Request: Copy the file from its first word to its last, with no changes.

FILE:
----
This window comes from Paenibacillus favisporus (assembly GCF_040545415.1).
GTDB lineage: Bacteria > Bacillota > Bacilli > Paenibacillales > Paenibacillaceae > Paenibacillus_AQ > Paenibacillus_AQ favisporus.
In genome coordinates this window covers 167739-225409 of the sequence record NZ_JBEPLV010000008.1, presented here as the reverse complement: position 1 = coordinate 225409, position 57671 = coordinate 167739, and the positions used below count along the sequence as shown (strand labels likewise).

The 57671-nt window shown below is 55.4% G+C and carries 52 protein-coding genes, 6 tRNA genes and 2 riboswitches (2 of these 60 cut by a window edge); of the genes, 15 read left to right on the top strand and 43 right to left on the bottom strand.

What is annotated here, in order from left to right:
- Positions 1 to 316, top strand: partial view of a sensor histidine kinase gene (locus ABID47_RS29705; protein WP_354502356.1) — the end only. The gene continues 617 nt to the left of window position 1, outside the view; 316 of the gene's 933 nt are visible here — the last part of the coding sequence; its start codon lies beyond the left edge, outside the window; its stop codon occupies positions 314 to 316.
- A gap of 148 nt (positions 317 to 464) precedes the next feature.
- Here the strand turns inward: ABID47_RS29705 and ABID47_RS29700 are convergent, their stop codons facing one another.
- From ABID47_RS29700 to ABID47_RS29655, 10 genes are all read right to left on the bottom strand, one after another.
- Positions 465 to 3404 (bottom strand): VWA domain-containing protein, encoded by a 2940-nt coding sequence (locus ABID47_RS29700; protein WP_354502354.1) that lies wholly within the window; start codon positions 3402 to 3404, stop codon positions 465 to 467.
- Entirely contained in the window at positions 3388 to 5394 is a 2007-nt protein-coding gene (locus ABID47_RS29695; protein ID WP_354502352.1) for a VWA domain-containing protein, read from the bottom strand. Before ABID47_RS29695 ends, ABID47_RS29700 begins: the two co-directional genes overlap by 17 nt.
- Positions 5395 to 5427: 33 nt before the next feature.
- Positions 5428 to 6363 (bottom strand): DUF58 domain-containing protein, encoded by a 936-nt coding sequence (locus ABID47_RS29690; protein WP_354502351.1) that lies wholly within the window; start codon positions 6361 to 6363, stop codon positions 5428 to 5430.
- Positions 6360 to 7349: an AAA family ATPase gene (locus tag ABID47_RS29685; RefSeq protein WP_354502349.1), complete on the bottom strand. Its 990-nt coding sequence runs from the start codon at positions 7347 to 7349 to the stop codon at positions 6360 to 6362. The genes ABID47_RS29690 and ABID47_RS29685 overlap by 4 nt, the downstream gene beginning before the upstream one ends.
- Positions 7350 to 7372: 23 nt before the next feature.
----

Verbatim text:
This window comes from Paenibacillus favisporus (assembly GCF_040545415.1).
GTDB lineage: Bacteria > Bacillota > Bacilli > Paenibacillales > Paenibacillaceae > Paenibacillus_AQ > Paenibacillus_AQ favisporus.
In genome coordinates this window covers 167739-225409 of the sequence record NZ_JBEPLV010000008.1, presented here as the reverse complement: position 1 = coordinate 225409, position 57671 = coordinate 167739, and the positions used below count along the sequence as shown (strand labels likewise).

The 57671-nt window shown below is 55.4% G+C and carries 52 protein-coding genes, 6 tRNA genes and 2 riboswitches (2 of these 60 cut by a window edge); of the genes, 15 read left to right on the top strand and 43 right to left on the bottom strand.

What is annotated here, in order from left to right:
- Positions 1 to 316, top strand: partial view of a sensor histidine kinase gene (locus ABID47_RS29705; protein WP_354502356.1) — the end only. The gene continues 617 nt to the left of window position 1, outside the view; 316 of the gene's 933 nt are visible here — the last part of the coding sequence; its start codon lies beyond the left edge, outside the window; its stop codon occupies positions 314 to 316.
- A gap of 148 nt (positions 317 to 464) precedes the next feature.
- Here the strand turns inward: ABID47_RS29705 and ABID47_RS29700 are convergent, their stop codons facing one another.
- From ABID47_RS29700 to ABID47_RS29655, 10 genes are all read right to left on the bottom strand, one after another.
- Positions 465 to 3404 (bottom strand): VWA domain-containing protein, encoded by a 2940-nt coding sequence (locus ABID47_RS29700; protein WP_354502354.1) that lies wholly within the window; start codon positions 3402 to 3404, stop codon positions 465 to 467.
- Entirely contained in the window at positions 3388 to 5394 is a 2007-nt protein-coding gene (locus ABID47_RS29695; protein ID WP_354502352.1) for a VWA domain-containing protein, read from the bottom strand. Before ABID47_RS29695 ends, ABID47_RS29700 begins: the two co-directional genes overlap by 17 nt.
- Positions 5395 to 5427: 33 nt before the next feature.
- Positions 5428 to 6363 (bottom strand): DUF58 domain-containing protein, encoded by a 936-nt coding sequence (locus ABID47_RS29690; protein WP_354502351.1) that lies wholly within the window; start codon positions 6361 to 6363, stop codon positions 5428 to 5430.
- Positions 6360 to 7349: an AAA family ATPase gene (locus tag ABID47_RS29685; RefSeq protein WP_354502349.1), complete on the bottom strand. Its 990-nt coding sequence runs from the start codon at positions 7347 to 7349 to the stop codon at positions 6360 to 6362. The genes ABID47_RS29690 and ABID47_RS29685 overlap by 4 nt, the downstream gene beginning before the upstream one ends.
- Positions 7350 to 7372: 23 nt before the next feature.